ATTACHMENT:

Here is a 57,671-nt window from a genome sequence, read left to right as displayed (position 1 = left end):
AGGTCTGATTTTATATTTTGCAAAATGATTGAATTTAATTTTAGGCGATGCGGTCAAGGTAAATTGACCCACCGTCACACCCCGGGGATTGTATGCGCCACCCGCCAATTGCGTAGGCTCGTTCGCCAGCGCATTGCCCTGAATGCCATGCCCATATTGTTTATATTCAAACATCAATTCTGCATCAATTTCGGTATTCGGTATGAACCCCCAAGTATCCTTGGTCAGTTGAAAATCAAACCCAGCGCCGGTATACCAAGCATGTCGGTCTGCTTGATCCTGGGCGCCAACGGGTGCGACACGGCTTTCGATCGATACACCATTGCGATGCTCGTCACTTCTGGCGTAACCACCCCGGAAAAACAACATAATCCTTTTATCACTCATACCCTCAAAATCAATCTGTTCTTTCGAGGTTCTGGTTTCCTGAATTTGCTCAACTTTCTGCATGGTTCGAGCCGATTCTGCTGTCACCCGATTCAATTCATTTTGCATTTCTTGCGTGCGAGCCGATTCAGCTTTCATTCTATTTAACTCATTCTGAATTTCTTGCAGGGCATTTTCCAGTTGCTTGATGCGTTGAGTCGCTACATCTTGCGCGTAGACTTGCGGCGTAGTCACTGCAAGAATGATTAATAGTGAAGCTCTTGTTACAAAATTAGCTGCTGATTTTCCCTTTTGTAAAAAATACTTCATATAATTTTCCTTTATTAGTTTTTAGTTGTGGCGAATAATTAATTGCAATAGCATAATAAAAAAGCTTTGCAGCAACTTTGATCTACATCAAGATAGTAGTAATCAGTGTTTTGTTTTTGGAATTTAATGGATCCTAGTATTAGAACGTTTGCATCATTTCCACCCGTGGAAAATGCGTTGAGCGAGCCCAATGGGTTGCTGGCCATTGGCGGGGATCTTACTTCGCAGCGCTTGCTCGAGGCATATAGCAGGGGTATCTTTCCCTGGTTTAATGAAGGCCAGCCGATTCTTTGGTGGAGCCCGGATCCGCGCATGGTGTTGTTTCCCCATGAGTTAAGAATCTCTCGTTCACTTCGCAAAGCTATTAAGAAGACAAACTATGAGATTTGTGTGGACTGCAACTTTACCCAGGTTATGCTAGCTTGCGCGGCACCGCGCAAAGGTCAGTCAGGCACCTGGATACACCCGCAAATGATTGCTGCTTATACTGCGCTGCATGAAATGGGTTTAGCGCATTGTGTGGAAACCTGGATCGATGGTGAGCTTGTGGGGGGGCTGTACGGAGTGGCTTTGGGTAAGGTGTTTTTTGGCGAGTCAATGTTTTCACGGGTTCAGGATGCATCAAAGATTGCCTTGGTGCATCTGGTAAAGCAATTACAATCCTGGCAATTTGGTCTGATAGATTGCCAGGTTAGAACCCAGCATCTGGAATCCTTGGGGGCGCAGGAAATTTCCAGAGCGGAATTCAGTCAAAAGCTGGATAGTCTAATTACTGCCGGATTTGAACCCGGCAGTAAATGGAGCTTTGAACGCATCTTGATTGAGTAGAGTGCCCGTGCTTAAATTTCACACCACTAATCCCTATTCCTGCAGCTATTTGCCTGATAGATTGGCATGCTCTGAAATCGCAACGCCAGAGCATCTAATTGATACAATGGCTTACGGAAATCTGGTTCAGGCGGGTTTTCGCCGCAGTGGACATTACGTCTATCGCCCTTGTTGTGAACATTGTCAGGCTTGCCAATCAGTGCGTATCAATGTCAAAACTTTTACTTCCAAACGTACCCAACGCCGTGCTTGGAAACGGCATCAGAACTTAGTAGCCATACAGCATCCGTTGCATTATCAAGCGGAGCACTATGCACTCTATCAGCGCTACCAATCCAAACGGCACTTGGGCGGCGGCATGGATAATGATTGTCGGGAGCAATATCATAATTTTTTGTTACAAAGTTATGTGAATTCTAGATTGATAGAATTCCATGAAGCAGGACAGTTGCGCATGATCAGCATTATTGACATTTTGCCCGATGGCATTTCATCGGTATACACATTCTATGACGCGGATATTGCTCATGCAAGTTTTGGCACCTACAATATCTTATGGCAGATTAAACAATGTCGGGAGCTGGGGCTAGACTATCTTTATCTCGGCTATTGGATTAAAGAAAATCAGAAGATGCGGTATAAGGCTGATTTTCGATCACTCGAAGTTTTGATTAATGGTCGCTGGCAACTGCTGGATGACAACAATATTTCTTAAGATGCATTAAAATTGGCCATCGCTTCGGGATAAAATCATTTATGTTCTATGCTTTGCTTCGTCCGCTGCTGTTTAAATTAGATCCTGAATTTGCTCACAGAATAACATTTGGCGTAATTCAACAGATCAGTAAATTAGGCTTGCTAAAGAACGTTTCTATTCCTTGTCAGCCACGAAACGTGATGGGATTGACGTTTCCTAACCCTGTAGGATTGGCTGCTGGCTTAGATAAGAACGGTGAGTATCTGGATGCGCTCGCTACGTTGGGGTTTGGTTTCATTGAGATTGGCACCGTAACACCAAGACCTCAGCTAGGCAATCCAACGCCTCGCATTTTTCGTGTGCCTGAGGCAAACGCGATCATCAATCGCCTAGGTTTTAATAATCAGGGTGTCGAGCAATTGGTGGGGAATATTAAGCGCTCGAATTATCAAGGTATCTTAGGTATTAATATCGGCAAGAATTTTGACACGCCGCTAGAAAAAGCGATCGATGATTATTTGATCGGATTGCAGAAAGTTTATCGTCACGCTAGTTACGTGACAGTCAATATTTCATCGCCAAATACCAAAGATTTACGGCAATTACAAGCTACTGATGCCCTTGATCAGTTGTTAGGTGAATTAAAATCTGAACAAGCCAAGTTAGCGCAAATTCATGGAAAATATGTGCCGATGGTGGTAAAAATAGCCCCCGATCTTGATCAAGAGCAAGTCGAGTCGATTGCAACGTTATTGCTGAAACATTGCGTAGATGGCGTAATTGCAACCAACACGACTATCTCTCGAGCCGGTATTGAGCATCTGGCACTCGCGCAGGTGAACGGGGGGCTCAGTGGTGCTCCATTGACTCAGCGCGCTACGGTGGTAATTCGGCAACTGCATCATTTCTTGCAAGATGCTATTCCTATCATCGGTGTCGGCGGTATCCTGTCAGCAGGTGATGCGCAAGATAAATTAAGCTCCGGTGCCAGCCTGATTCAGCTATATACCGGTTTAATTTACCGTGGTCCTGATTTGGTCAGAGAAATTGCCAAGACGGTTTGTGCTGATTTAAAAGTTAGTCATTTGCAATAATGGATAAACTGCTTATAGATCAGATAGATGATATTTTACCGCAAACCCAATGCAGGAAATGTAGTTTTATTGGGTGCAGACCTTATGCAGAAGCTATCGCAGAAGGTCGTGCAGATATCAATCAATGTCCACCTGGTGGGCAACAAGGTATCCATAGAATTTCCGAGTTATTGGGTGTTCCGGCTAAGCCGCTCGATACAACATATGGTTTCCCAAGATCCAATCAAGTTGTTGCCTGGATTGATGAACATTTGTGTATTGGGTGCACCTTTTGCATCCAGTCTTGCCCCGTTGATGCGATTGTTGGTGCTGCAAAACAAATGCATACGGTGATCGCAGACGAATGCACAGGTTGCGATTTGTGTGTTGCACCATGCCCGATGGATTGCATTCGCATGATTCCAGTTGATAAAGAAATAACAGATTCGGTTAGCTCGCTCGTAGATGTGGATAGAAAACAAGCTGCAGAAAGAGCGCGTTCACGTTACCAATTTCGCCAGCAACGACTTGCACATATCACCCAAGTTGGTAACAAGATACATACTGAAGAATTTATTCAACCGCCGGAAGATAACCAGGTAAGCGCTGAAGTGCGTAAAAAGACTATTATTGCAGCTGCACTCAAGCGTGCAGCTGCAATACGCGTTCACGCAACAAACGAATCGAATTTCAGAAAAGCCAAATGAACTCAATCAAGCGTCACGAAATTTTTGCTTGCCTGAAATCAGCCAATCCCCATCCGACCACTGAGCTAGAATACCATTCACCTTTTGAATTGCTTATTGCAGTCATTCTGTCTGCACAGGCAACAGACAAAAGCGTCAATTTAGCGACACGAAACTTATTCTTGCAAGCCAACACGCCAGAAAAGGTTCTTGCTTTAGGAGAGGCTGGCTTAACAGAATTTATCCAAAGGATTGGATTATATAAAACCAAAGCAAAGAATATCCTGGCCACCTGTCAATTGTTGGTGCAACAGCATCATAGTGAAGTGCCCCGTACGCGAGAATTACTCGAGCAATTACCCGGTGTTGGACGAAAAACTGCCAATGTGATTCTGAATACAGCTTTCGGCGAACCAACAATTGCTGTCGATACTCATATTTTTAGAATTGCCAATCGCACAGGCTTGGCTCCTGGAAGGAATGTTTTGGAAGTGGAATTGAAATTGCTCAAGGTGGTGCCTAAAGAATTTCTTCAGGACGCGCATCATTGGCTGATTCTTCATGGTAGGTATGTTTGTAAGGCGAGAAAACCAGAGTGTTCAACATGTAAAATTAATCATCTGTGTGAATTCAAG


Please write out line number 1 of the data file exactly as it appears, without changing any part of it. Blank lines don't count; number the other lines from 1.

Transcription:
Here is a 57,671-nt window from a genome sequence, read left to right as displayed (position 1 = left end):